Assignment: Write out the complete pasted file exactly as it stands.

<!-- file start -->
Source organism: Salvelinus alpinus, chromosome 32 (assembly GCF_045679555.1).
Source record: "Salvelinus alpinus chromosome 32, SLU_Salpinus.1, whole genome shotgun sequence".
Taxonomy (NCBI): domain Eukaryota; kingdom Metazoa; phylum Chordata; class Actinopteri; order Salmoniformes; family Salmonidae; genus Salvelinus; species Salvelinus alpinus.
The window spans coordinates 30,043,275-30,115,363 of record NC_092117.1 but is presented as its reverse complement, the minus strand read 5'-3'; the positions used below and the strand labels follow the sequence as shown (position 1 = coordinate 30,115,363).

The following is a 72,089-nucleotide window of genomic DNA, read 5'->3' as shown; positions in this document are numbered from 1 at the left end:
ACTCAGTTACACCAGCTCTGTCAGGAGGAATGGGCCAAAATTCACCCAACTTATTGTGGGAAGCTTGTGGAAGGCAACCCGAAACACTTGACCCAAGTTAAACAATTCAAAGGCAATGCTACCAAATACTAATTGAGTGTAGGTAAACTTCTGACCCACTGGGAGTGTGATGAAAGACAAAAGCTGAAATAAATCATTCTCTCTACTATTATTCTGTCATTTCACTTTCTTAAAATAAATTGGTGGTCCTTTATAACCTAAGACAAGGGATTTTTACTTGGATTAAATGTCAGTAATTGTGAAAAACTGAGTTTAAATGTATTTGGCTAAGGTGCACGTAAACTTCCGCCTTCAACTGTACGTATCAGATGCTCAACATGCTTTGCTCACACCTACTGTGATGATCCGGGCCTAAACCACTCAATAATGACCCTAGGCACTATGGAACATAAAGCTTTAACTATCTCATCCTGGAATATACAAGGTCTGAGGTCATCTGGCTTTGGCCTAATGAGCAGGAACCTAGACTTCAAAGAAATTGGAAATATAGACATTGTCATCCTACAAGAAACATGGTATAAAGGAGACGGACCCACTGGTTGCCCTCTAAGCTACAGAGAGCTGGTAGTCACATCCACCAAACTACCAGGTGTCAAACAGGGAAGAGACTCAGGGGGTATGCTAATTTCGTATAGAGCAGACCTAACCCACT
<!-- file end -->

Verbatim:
Source organism: Salvelinus alpinus, chromosome 32 (assembly GCF_045679555.1).
Source record: "Salvelinus alpinus chromosome 32, SLU_Salpinus.1, whole genome shotgun sequence".
Taxonomy (NCBI): domain Eukaryota; kingdom Metazoa; phylum Chordata; class Actinopteri; order Salmoniformes; family Salmonidae; genus Salvelinus; species Salvelinus alpinus.
The window spans coordinates 30,043,275-30,115,363 of record NC_092117.1 but is presented as its reverse complement, the minus strand read 5'-3'; the positions used below and the strand labels follow the sequence as shown (position 1 = coordinate 30,115,363).

The following is a 72,089-nucleotide window of genomic DNA, read 5'->3' as shown; positions in this document are numbered from 1 at the left end:
ACTCAGTTACACCAGCTCTGTCAGGAGGAATGGGCCAAAATTCACCCAACTTATTGTGGGAAGCTTGTGGAAGGCAACCCGAAACACTTGACCCAAGTTAAACAATTCAAAGGCAATGCTACCAAATACTAATTGAGTGTAGGTAAACTTCTGACCCACTGGGAGTGTGATGAAAGACAAAAGCTGAAATAAATCATTCTCTCTACTATTATTCTGTCATTTCACTTTCTTAAAATAAATTGGTGGTCCTTTATAACCTAAGACAAGGGATTTTTACTTGGATTAAATGTCAGTAATTGTGAAAAACTGAGTTTAAATGTATTTGGCTAAGGTGCACGTAAACTTCCGCCTTCAACTGTACGTATCAGATGCTCAACATGCTTTGCTCACACCTACTGTGATGATCCGGGCCTAAACCACTCAATAATGACCCTAGGCACTATGGAACATAAAGCTTTAACTATCTCATCCTGGAATATACAAGGTCTGAGGTCATCTGGCTTTGGCCTAATGAGCAGGAACCTAGACTTCAAAGAAATTGGAAATATAGACATTGTCATCCTACAAGAAACATGGTATAAAGGAGACGGACCCACTGGTTGCCCTCTAAGCTACAGAGAGCTGGTAGTCACATCCACCAAACTACCAGGTGTCAAACAGGGAAGAGACTCAGGGGGTATGCTAATTTCGTATAGAGCAGACCTAACCCACT